The goal of a Phase I ESA is to identify environmental issues.  It is designed as a screening tool to research historical and current site uses, determine if potential impacts are possible, and recommend further work to confirm those suspicions.  Items included in a typical Phase I ESA can include a site description and the current use, past historical uses, current and past material and waste storage practices, properties surrounding the subject site and potential areas of concern.  A Phase I ESA typically involves an environmental consultant evaluating the subject property without collecting air, soil or groundwater samples.  The consultant indicates if there are any issues of environmental concern that have been identified and what further investigation is required to confirm the presence or absence of the concern. 

Phase II assessments are more thorough than Phase I assessments and therefore provide a better indication of the likely costs of clean-up or other matters to address the identified environmental concerns.  Phase II ESA’s can consist of air, soil, surface water, groundwater and waste sampling; analyses; interpretation; and report preparation.  Recommendations can consist of no further action, maintaining awareness of a concern, or further investigation of a concern that exists to delineate identified impacts.

Phase III ESA’s are the final stage of environmental assessments.  They consist of developing alternative proposals and cost estimates for cleanup and other remediation activities prior to actual implementation.  Phase III ESA’s typically are time consuming and costly.


As society’s attention continues to focus on the health of the environment, environmental liability issues likely will continue to surface with greater regularity.  As a result, environmental liabilities likely will continue to come under greater scrutiny in both notional market and open market transactions.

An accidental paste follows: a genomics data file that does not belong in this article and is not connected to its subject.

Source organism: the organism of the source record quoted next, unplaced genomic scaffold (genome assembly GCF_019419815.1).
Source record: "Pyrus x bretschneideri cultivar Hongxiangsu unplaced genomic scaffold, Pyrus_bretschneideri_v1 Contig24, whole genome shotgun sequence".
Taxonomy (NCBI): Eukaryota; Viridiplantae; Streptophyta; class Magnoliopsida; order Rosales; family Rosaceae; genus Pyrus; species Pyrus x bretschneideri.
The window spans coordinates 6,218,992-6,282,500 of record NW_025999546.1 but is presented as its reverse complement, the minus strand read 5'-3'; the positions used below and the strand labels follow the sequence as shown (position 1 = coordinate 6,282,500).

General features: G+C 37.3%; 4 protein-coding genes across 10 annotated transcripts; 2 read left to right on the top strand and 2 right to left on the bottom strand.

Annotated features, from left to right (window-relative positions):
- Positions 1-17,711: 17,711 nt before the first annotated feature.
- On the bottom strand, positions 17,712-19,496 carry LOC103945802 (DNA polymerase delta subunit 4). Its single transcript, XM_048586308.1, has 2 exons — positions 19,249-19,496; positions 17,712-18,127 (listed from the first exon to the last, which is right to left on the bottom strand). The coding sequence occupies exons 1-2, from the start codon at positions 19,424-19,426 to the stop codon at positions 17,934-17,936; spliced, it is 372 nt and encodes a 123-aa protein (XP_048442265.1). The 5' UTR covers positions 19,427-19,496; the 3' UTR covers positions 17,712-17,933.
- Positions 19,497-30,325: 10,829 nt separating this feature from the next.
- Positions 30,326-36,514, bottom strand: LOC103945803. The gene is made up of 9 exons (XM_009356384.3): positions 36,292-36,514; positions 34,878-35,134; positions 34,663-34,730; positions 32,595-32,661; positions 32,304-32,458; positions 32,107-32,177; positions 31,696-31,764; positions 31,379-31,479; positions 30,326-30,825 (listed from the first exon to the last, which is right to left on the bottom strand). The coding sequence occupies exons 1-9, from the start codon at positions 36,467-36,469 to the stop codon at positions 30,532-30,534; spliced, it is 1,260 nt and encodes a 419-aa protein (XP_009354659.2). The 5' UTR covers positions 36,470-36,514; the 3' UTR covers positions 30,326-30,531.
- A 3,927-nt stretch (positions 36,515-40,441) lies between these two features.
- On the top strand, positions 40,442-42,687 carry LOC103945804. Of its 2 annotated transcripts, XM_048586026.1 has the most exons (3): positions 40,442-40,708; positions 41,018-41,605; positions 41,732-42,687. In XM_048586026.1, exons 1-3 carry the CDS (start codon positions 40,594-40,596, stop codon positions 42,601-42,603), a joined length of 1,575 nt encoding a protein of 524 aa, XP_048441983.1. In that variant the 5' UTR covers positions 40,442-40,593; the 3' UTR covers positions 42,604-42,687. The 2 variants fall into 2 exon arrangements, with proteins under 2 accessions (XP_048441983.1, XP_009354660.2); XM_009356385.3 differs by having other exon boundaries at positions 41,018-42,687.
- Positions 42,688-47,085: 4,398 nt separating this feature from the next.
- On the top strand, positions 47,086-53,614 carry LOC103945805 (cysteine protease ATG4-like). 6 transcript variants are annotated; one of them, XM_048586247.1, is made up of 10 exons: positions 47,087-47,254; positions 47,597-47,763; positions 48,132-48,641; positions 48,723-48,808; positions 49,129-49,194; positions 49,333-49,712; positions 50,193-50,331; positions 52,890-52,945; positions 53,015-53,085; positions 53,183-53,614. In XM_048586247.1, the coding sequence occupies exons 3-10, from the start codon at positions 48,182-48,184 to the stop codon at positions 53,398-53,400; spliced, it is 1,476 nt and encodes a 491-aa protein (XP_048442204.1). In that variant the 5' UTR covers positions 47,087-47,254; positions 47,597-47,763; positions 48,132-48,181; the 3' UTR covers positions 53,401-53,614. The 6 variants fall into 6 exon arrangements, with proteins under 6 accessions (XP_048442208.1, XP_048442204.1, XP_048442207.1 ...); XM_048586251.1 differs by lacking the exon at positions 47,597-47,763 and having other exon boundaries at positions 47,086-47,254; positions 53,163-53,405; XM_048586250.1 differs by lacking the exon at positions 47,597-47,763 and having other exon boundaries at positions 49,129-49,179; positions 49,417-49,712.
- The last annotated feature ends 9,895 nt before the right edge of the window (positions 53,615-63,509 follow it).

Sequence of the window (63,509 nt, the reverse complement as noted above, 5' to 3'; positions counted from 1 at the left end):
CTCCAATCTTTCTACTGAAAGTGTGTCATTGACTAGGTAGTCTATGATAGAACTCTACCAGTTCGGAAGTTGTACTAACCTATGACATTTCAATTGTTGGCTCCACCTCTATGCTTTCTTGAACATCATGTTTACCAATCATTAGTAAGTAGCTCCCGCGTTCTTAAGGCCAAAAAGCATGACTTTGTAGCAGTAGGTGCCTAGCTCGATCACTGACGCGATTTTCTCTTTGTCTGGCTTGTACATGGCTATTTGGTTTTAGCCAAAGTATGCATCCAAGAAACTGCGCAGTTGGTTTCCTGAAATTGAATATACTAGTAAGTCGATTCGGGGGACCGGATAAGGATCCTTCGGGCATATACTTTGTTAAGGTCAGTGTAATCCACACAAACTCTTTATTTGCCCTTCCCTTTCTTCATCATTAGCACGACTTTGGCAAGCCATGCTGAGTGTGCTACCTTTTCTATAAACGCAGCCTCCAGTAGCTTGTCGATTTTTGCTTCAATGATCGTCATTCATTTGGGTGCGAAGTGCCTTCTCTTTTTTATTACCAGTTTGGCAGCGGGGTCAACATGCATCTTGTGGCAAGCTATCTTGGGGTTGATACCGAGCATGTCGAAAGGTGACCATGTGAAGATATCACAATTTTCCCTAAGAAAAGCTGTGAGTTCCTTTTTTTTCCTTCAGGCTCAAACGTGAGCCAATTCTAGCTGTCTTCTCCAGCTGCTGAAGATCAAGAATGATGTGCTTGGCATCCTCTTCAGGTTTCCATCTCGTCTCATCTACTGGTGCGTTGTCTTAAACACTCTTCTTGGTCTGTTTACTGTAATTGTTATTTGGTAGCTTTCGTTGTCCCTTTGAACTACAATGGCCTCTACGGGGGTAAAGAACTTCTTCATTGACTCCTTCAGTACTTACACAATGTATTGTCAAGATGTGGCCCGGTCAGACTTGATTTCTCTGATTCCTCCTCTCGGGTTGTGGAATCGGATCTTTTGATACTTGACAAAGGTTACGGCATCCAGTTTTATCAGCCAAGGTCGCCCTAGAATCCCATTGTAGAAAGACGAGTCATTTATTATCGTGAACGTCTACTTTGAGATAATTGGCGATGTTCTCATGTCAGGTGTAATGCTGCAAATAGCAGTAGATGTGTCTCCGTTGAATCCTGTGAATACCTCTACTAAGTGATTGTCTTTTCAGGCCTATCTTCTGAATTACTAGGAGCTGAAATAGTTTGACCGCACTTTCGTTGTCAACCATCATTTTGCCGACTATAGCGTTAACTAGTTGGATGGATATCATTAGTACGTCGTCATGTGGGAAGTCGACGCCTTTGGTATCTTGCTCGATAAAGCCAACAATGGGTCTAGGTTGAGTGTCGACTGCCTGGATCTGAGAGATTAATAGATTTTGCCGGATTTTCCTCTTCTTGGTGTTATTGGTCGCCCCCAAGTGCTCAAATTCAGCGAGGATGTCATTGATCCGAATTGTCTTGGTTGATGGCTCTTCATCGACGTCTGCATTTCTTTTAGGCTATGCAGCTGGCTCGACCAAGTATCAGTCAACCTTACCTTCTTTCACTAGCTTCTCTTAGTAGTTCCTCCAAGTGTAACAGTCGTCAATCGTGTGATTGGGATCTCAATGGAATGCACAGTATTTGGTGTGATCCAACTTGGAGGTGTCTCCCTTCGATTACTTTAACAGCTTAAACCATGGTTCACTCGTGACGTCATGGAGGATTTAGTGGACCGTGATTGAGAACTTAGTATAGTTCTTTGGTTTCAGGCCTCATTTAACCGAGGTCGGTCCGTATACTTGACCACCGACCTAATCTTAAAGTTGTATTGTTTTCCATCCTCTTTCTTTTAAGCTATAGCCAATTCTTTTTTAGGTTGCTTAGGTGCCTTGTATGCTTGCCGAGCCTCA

This document is not intended to create an attorney-client relationship. You should not act or rely on any information in this document without first seeking legal advice. This material is intended for general information purposes only and does not constitute legal advice. If you have any specific questions on any legal matter, you should consult a professional legal services provider.

To print this article, all you need is to be registered on

Click to Login as an existing user or Register so you can print this article.

Contact the Author?
Click here to email the Author
In Association with
In Partnership with
Other Canada Advice Centers
Competition and Antitrust
Mergers and Acquisitions
Labour and Employment
More Advice Centers
Useful Resources
CBVs are experts in their field. The following articles and papers have been written by CBVs, several articles have been featured in various national publications.
Font Size:
Mondaq on Twitter
Mondaq Free Registration
Gain access to Mondaq global archive of over 375,000 articles covering 200 countries with a personalised News Alert and automatic login on this device.
Mondaq News Alert (some suggested topics and region)
Select Topics
Registration (please scroll down to set your data preferences)

Mondaq Ltd requires you to register and provide information that personally identifies you, including your content preferences, for three primary purposes (full details of Mondaq’s use of your personal data can be found in our Privacy and Cookies Notice):

  • To allow you to personalize the Mondaq websites you are visiting to show content ("Content") relevant to your interests.
  • To enable features such as password reminder, news alerts, email a colleague, and linking from Mondaq (and its affiliate sites) to your website.
  • To produce demographic feedback for our content providers ("Contributors") who contribute Content for free for your use.

Mondaq hopes that our registered users will support us in maintaining our free to view business model by consenting to our use of your personal data as described below.

Mondaq has a "free to view" business model. Our services are paid for by Contributors in exchange for Mondaq providing them with access to information about who accesses their content. Once personal data is transferred to our Contributors they become a data controller of this personal data. They use it to measure the response that their articles are receiving, as a form of market research. They may also use it to provide Mondaq users with information about their products and services.